Playwright: James Elazzi
Director: Dino Dimitriadis
Cast: Maggie Blinco, Antony Makhlouf, Lex Marinos, Mansoor Noor
Images by Robert Catto

Theatre review
Dawn is 80 years of age, and a passionate foster carer. Omar is her latest ward, a wayward teenager who has little but frustration and anger to fill his days. Omar often joins Ahmed on a bridge, unwillingly selling sex to local closet cases. The two boys share an intimate relationship, bonded by homelessness, and similar cultural backgrounds that relegate them as outsiders. James Elazzi’s Omar And Dawn tells the story of gay teens from Lebanese-Australian and Muslim sections of our community. Along with its simultaneous focus on the ageing population of white Australians, the play brings together these two neglected groups, for an unexpected theatrical juxtaposition that reveals a facet of our national identity usually kept under wraps. There is a lot of shame here, but none of it is of our protagonists’ doing. The invisible character in Elazzi’s play is Australia, the part of us that is ignorant, heartless, and wholly responsible for the suffering that people like Omar and Dawn have to endure.

Elazzi’s writing is deeply insightful, exquisite in its ability to put to action, and to words, parts of life that we habitually avoid. There is a fearlessness in its interrogation of the taboo, that makes Oman And Dawn so fascinating; although it sits right under our noses, real talent is required to make us see it properly. Directed by Dino Dimitriadis, the show is extraordinarily tender, and even though sentimental in its rendering, it communicates succinctly, bringing to light with little fuss, that which we have long needed to acknowledge. The production offers an emotional experience, but there is no mistaking the coldness upon which our empathy is drawn. Lights by Benjamin Brockman and sound by Ben Pierpoint portray the steely and pitiless qualities of being Australian, with Aleisa Jelbart’s stage design of grey gravel further asserting the needlessly harsh conditions that some of us are subjected to.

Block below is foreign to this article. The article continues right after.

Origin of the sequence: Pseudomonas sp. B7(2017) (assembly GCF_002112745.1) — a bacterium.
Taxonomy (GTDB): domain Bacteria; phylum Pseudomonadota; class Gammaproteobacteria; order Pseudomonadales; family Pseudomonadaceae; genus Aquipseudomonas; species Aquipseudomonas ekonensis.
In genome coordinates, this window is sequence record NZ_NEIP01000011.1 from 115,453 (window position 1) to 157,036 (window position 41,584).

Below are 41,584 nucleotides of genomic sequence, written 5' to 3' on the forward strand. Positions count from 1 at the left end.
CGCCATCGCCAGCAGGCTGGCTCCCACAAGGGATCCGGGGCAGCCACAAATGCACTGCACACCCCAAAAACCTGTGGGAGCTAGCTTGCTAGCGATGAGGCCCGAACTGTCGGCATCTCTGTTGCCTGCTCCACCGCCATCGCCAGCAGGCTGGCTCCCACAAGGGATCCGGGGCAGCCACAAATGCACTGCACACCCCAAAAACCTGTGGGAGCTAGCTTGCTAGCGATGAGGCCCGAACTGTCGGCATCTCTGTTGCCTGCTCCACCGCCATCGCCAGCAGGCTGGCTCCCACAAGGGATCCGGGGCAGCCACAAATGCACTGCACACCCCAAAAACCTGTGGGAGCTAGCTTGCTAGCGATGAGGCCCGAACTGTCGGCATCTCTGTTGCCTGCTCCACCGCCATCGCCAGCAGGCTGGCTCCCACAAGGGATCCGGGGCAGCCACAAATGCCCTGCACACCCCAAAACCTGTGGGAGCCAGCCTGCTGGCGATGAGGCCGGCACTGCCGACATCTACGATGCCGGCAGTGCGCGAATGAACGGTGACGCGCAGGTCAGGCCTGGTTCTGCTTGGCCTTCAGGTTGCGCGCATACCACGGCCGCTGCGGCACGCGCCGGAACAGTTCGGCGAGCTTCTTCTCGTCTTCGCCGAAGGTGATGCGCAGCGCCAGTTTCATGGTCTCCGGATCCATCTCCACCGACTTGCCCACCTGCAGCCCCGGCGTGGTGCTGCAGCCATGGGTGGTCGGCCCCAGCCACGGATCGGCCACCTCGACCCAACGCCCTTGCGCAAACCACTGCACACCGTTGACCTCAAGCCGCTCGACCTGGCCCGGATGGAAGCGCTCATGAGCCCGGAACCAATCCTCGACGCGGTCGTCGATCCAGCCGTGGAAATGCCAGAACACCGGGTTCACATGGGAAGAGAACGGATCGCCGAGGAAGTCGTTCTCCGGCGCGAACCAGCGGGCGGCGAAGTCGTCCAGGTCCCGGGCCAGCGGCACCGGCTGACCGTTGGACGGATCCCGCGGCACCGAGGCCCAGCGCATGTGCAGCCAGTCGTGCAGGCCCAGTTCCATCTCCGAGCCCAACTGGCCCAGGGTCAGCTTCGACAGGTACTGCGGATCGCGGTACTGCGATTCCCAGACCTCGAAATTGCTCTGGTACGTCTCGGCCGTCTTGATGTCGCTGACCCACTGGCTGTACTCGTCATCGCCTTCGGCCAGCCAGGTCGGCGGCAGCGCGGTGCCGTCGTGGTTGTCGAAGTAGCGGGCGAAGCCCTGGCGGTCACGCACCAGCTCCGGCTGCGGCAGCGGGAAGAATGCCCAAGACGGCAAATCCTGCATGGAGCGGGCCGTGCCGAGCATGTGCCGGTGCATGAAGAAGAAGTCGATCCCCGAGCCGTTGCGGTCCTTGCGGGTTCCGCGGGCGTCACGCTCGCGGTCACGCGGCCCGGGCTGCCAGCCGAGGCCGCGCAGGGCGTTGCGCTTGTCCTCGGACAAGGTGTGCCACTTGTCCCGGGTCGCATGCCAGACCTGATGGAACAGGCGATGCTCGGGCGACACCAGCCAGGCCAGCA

Actor Antony Makhlouf is an energetic presence, and although repetitive with his expressions of Omar’s angst, an unmistakable sincerity in his performance keeps us sympathetic to his plight. Maggie Blinco plays a very dignified Dawn, to provide an elegant, and deceptively quiet, study of a self-assured woman determined to do what is right. Effervescence is brought by Lex Marinos, who is convincing, and wonderfully entertaining, as Dawn’s mechanic brother Darren. It is surprising perhaps, that the most poignant moments come from supporting actor Mansoor Noor, whose powerful depiction of Ahmed’s turmoil, has us spellbound and devastated. The authenticity in Noor’s display of despondency shows remarkable skill, and although profoundly heartbreaking, delivers some seriously delicious drama.

When people become homeless, our impulse is to question the individual, as though our lives are so conveniently detached. Many of us have faced abandonment, by people whose duty it is to love and care for us. How we move from a broken nest, to find a new space of security, will only ever be hard. Omar is always on the verge of giving up, but Dawn has enough resilience for the both of them. She understands that to give of herself, is the only way to escape emptiness. It looks very much like unconditional love, but the reciprocity of that relationship is unequivocal, even if it is not immediately evident.

www.apocalypsetheatrecompany.com | www.greendoortheatreco.com

Review: Cool Pool Party (Bondi Feast)

Venue: Bondi Pavilion Theatre (Bondi NSW), Jul 16 – 18, 2019
Playwrights: Antoinette Barbouttis, Scarlett Beaumont
Director: Riley Spadaro
Cast: Antoinette Barbouttis, Gary Brun, Andrew Fraser, Liam Nunan, Emily Richardson, Shannon Ryan, Jack Scott, Riley Spadaro, Alex Stamell, Alana Stewart, James Thomasson
Images by Clare Hawley

Theatre review